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Five Poems

The Tip of Your Tongue

Anomic aphasia is characterized by the inability to remember the appropriate word to identify an object, a person’s name, or numbers.

When you couldn’t recall your children’s names

that raced from you like leaves red and ochre

down the river that bordered the hospital,

we thought you’d lost most of what you’d cared for,

that kept you here. But the day after the stroke,

we learned it was only the names of things

you couldn’t surface: the handles of objects

and people, ideas too slippery to grasp,

suspended in middle space just beyond

recollection and the tip of your tongue.

Through the following weeks, conversation

became a parlor game (“two syllables,

sounds like…”), and you spoke in poetry

until the rewiring was complete,

and the world’s captioning reappeared.

And yet I’ll confess--although I treasured

each step as you got better--I wanted

that poetry to remain, to watch you

push aside the symbols, and labor

through frustration to share the living heart

of what made up your world--“bird leaf” for feather,

and “word box” for book. And most of all

I wanted to watch you, with every glance

at me, retrieve--not the shortcut of my name--

but just what it was that I meant to you.


Considering the person that I was

just past childhood--ignorant and beautiful,

adrift in an awful world with only

a trunk of oddments stored in the dorm room

of a friend, a backpack and sleeping bag,

and no more than a nickel to his name--

I find myself feeling sympathy

for that young man, a type of self-pity

for a specter who can’t profit from my care,

and who, if he could see my mortgages,

packed calendar, and over-stuffed garage,

would no doubt feel his own sense of sympathy

for a phantom so weighed down, his pity

mixed with terror at this premonition.

Pocket Watch

In the endless mending of this antique house,

I discovered a pocket watch last fall,

tucked into the eaves inside the hollow

of a soffit among shards of chicken bones

and shredded paper--trash and stolen oddments

that formed a long-abandoned rodent nest.

Suspended at the top of my ladder,

held within the air and in that moment,

its cold metal weighed heavy in my hand

as it grew into a fable, sunlight

glinting on its smoky brass and bezel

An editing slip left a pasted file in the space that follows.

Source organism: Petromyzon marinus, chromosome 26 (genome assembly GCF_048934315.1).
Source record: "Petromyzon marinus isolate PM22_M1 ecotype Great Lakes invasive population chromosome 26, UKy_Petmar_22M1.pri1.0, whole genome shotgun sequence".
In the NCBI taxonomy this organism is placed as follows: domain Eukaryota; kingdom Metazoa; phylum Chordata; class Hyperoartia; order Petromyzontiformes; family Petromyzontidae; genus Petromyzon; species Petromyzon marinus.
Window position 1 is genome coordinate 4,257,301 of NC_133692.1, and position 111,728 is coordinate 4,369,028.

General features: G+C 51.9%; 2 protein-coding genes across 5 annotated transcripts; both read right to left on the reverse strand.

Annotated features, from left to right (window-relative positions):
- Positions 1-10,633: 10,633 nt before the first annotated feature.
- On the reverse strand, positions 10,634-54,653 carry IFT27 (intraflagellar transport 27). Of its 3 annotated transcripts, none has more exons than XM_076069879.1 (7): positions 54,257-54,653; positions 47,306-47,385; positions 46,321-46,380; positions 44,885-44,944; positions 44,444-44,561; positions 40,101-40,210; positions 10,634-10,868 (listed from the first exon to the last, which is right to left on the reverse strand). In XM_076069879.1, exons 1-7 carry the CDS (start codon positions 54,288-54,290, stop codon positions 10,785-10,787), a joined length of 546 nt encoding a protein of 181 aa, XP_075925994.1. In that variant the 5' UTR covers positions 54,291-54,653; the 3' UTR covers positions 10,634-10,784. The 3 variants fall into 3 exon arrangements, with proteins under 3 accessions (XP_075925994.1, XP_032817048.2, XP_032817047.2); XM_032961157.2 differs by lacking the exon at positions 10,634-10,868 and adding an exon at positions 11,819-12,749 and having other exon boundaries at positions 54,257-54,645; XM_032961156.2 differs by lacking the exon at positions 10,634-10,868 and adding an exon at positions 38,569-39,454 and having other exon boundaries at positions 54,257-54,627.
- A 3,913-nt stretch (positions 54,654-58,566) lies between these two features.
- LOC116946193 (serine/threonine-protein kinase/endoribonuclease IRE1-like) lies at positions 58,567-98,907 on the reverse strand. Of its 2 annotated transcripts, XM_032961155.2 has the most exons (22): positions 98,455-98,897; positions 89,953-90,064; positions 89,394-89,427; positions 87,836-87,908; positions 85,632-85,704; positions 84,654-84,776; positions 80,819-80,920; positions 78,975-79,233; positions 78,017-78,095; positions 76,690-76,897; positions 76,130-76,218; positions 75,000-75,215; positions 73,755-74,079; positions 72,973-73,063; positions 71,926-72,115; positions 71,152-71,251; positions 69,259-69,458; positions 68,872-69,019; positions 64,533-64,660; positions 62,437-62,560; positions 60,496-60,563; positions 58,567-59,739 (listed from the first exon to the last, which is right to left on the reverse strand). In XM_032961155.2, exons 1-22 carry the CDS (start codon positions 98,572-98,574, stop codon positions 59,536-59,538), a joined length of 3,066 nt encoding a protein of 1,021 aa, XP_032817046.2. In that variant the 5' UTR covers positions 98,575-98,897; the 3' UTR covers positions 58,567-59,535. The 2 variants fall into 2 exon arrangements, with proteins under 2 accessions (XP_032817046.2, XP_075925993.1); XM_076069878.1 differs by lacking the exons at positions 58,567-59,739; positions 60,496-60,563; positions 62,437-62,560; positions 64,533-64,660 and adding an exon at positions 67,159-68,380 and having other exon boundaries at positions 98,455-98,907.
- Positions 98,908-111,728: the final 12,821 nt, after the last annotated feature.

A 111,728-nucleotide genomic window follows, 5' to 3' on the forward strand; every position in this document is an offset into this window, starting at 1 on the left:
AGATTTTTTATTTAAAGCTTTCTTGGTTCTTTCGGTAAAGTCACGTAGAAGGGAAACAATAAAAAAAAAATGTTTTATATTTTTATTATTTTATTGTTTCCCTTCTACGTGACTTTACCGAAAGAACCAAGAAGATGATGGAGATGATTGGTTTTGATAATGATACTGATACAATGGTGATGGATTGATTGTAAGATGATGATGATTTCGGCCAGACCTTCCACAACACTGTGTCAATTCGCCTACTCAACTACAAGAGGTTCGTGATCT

for the first time in a century.

But the name “Waltham” written in flowing script

on the movement was a one-word story

missing its moral; all the traits of a myth

were in place, except its significance:

time stolen back from a long-dead rat--

a metaphor whose meaning stayed hidden.

Hear It Out

In just three notes I recognized a song

I hadn’t heard in decades, and pressed “seek”

again to let it play itself through--

without sentiment or nostalgia,

with no need to climb down the frail trellis

of its staff to the summer of that soundtrack,

walk the eighth notes of the chorus to the bridge,

and wander lost in reminiscence.

I let it finish instead out of deference,

the sort of which you’d offer the elderly,

as they rise with effort to speak, regardless

of theme or occasion, the way you begin

to read obituaries at a certain age,

bearing witness to ensure that someone

observes their passing, hears their song,

in hopes that someone might return the favor.


These are days you try to reassemble

like scattered fragments of a treasure map,

now that your hands have grown blunt

and calloused, burdens themselves

you’re made to carry: the modeling clay

and finger paints, the taste of melted snow

sucked from the round ends of woolen mittens,

before the confused form of digits woven

with those of a girl whose last name is gone--

the clasp that signaled the end of childhood.

But those few years remain a hidden country

known only by the fractured account

told by a ghost, of the toad that hopped back

to the driveway’s dust after leaking cold pee

on your palm, a grasshopper cupped from the tip

of a timothy leaf, spitting a stain

of tobacco juice on your finger before

clicking away toward the summer sun.


Kevin Casey is the author of Ways to Make a Halo (Aldrich Press, 2018) and American Lotus, winner of the 2017 Kithara Prize (Glass Lyre Press, 2018). And Waking... was published by Bottom Dog Press in 2016. His poems have appeared in Rust+Moth, Valparaiso Poetry Review, Connotation Press, Pretty Owl Poetry, and Ted Kooser's syndicated column ‘American Life in Poetry.’ For more, visit

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